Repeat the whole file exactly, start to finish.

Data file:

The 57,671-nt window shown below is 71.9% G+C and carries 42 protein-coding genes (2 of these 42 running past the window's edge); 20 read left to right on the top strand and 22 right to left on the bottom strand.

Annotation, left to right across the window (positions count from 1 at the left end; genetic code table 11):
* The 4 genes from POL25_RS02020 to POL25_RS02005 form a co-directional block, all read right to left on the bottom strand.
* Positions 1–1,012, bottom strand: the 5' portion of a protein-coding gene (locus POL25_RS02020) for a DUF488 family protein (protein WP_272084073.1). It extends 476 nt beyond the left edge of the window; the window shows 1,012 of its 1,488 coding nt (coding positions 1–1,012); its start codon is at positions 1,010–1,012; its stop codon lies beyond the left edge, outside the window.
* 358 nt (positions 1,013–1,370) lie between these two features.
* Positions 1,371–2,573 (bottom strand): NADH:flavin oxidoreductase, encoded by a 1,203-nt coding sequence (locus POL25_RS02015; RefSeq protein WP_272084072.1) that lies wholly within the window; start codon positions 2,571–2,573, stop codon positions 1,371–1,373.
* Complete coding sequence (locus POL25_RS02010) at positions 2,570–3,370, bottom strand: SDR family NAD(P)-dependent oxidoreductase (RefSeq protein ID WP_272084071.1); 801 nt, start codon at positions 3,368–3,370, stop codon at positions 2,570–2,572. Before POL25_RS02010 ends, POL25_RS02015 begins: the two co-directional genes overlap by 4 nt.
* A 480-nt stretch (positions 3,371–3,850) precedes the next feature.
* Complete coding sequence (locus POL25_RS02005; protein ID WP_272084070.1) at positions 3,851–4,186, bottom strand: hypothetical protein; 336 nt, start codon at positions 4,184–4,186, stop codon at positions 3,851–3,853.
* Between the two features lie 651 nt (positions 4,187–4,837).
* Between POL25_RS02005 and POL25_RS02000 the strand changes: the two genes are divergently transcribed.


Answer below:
The 57,671-nt window shown below is 71.9% G+C and carries 42 protein-coding genes (2 of these 42 running past the window's edge); 20 read left to right on the top strand and 22 right to left on the bottom strand.

Annotation, left to right across the window (positions count from 1 at the left end; genetic code table 11):
* The 4 genes from POL25_RS02020 to POL25_RS02005 form a co-directional block, all read right to left on the bottom strand.
* Positions 1–1,012, bottom strand: the 5' portion of a protein-coding gene (locus POL25_RS02020) for a DUF488 family protein (protein WP_272084073.1). It extends 476 nt beyond the left edge of the window; the window shows 1,012 of its 1,488 coding nt (coding positions 1–1,012); its start codon is at positions 1,010–1,012; its stop codon lies beyond the left edge, outside the window.
* 358 nt (positions 1,013–1,370) lie between these two features.
* Positions 1,371–2,573 (bottom strand): NADH:flavin oxidoreductase, encoded by a 1,203-nt coding sequence (locus POL25_RS02015; RefSeq protein WP_272084072.1) that lies wholly within the window; start codon positions 2,571–2,573, stop codon positions 1,371–1,373.
* Complete coding sequence (locus POL25_RS02010) at positions 2,570–3,370, bottom strand: SDR family NAD(P)-dependent oxidoreductase (RefSeq protein ID WP_272084071.1); 801 nt, start codon at positions 3,368–3,370, stop codon at positions 2,570–2,572. Before POL25_RS02010 ends, POL25_RS02015 begins: the two co-directional genes overlap by 4 nt.
* A 480-nt stretch (positions 3,371–3,850) precedes the next feature.
* Complete coding sequence (locus POL25_RS02005; protein ID WP_272084070.1) at positions 3,851–4,186, bottom strand: hypothetical protein; 336 nt, start codon at positions 4,184–4,186, stop codon at positions 3,851–3,853.
* Between the two features lie 651 nt (positions 4,187–4,837).
* Between POL25_RS02005 and POL25_RS02000 the strand changes: the two genes are divergently transcribed.